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What Happened To The Trees?

Man -Made Hurricane Hits Marianna Man -Made Hurricane Hits Marianna

Being often asked this question, this writer will attempt to remind us all of the Russ Street to Caledonia Street canopy that existed prior to the early 1950’s when the canopy disappeared and she will reminisce about the beautiful homes which were so famously framed by the wonderful trees. The photo entitled “Man-made Hurricane Hits Marianna” explains exactly what happened to the trees. It states that workers from the Coggon and Deermont Company proceeded rapidly in the work of widening State Road 10 (US 90) from Caledonia to Russ Street, a distance of four-tenths of a mile. The job calls for the street to be widened to a width of 44 feet from the present width of 30 feet.

The beautiful street had previously appeared as in the following photograph. Yes, the huge trees actually did form a canopy from near Russ Street to Wynn Street. East of Wynn Street there were few trees as service stations and other commercial businesses were located in this area. The fine old homes were lovingly cared for until, in most cases, the cost of the upkeep, taxes and necessary refurbishing took its toll. While we lost so many of the old homes, it is the delight of “old Marianna folks” who love our historical homes, that we have been able to save as many as we have, and that so many are being used so well today.

There were three service stations located in the area between Wynn Street and Caledonia Street for many years. Harrison Chevrolet was located on the south corner of Lafayette Street and Caledonia Street and the Post Office was on the north side of the street at the intersection.

The area from Russ Street to Wynn Street was nicknamed “Silk Stocking Avenue,” as the entire area was filled with lovely homes.

Beginning on the south side of the street, one would see the lovely home of the Baltzell Family. There was a fire in the home at one time and the home was rebuilt as a one-story house. The home was located across the street from the Baltzell Hospital on the corner of Russ Street. This was the only hospital in Marianna. This home was transformed into Protenza Beauty Salon by Dana Torbett several years ago.

Next on the south side was the John Milton, Jr. home. He was the great- grandson of Governor John Milton. The 1898 home was built by W. J. Daniel for his daughter, Floie, when she married John Milton. W. J. Daniel was a banker, establishing, with his partners, the bank which later became First Bank of Marianna. That 1902 bank building is on the west side of Confederate Memorial Park. This is the family of present Marianna residents John Milton V and Creshull Harrison and their families. The home was torn down in 1958 and a service station was erected there. It is currently the site of ERA Chipola Realty.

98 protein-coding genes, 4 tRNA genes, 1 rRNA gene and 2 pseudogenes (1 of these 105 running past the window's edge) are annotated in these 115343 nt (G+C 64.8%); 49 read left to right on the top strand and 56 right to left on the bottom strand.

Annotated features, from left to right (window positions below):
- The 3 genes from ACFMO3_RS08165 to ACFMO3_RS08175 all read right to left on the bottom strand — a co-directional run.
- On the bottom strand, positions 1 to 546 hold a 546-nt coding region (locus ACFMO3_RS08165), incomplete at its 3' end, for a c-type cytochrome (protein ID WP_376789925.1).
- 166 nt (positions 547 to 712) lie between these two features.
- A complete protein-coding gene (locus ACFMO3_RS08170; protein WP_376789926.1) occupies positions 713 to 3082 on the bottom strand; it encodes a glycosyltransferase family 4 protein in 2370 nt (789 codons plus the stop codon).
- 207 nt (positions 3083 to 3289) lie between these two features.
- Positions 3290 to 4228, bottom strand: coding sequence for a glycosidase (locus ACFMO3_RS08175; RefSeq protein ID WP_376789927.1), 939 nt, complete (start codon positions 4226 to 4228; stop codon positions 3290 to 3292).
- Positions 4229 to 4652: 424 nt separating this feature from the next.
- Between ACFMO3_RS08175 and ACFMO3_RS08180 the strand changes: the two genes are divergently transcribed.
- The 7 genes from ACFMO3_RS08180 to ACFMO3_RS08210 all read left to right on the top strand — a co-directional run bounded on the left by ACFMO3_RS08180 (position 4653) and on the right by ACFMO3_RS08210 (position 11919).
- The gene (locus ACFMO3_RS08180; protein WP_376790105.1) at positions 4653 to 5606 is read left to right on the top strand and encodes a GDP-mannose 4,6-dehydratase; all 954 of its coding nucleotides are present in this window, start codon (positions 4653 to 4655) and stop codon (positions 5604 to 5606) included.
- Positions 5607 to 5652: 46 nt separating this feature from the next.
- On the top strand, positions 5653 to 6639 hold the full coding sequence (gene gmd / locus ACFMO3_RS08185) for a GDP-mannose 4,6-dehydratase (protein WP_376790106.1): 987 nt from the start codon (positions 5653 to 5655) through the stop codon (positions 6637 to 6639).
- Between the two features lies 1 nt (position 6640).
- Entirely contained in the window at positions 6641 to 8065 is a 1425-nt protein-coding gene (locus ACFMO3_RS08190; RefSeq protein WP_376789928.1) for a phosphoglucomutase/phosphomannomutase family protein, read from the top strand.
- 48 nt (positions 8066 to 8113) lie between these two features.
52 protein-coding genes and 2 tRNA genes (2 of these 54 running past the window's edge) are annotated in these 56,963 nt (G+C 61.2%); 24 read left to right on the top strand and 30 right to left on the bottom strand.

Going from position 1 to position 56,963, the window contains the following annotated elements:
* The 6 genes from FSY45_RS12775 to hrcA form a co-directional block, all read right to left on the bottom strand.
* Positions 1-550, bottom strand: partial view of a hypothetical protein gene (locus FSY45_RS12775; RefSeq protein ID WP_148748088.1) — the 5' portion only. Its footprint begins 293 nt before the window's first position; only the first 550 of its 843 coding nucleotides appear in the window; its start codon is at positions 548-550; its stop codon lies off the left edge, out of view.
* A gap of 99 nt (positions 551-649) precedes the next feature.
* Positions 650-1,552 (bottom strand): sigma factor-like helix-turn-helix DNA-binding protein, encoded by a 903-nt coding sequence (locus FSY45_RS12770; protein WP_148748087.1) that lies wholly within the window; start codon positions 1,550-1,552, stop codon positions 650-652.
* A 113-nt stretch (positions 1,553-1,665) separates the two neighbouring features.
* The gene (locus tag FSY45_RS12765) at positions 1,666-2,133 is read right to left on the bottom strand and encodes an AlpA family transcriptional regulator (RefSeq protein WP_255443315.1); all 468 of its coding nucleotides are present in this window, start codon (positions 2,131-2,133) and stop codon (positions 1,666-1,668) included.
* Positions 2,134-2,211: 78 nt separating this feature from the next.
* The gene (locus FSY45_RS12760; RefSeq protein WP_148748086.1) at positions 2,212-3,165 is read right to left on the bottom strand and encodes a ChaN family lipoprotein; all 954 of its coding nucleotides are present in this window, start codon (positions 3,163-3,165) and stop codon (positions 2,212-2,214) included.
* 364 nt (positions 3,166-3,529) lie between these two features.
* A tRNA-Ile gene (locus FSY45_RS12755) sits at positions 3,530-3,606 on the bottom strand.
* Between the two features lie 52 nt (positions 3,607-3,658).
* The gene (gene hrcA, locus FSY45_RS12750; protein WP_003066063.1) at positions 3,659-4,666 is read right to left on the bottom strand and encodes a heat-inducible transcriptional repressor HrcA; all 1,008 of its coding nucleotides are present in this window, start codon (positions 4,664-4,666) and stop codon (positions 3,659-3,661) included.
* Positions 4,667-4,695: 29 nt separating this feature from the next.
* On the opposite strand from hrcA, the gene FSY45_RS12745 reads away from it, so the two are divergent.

Next, going east, was the home of the McLane Family who used it as an apartment house in its later years. The home was built by the Singletary Family. The McLane Home can be seen in this photo as it sits across the street from the Baltzell Hospital. Jim’s Buffet and Grill is on this property’s old site.

Next was the home of the R.L. Hinson family. Dick Hinson and Beth Quick were raised in this home, and Alice Dickson’s home was the next home place. This would be the current home of KFC .

The next place was the very large 1912 home of Senator W.H. Milton. Most of the timber for this home was cut from the Milton Plantation near Blue Springs. The large two-story home was known as Miltonia. It had six bedrooms and three baths. There were nine fireplaces in the home, but there was a central hot air furnace in the basement which burned wood and coal. The house was disassembled in 1976, with columns and staircases being used in a house being built in Atlanta, Georgia. The Pizza Hut sits on the site of this home. #6: PHOTO OF MILTONIA

The next house was the Holden Home which was built prior to the Battle of Marianna. Bullets from rifles used at that time were found lodged in the home in several places when it was renovated by Floye Brewton in the late 1980’s. The home has housed several offices there since its renovation.

East of the Holden’s was the James MacKinnon Home which was expanded during WW II while the Army Air Base was here, adding bedrooms to accommodate the overflow of the city as the airmen came with no facilities for housing. A very nice restaurant, named “Magnolia” was in the house at one time. Mrs. MacKinnon was a life-long teacher, serving as Principal of Golson Elementary School for many years. The home was purchased and restored by Floye Brewton, who removed all additions to the original home. The home was later beautifully renovated and updated to accommodate Attorney Shannon Saunders’s law office.

Next was the very large home of the John Carter Family, later the home of Mrs. Lamar Gammon and her family and Miss Roberta Carter, long-time history teacher at Marianna High School.

This home was built by the Wynn Family for whom Wynn Street was named. Most of these homes had deep lots, going to the railroad.

Across Wynn Street is the lovely brick home of the F.C. Daffin family, now owned and beautifully renovated by Harvey and Maxine Wilbanks.

Next, where the Mexican restaurant sits today, was the home of the Paul Carters, an attorney. Mrs. Carter taught piano in the parlor of the beautiful two-story home to hundreds of Marianna children in her lifetime. 

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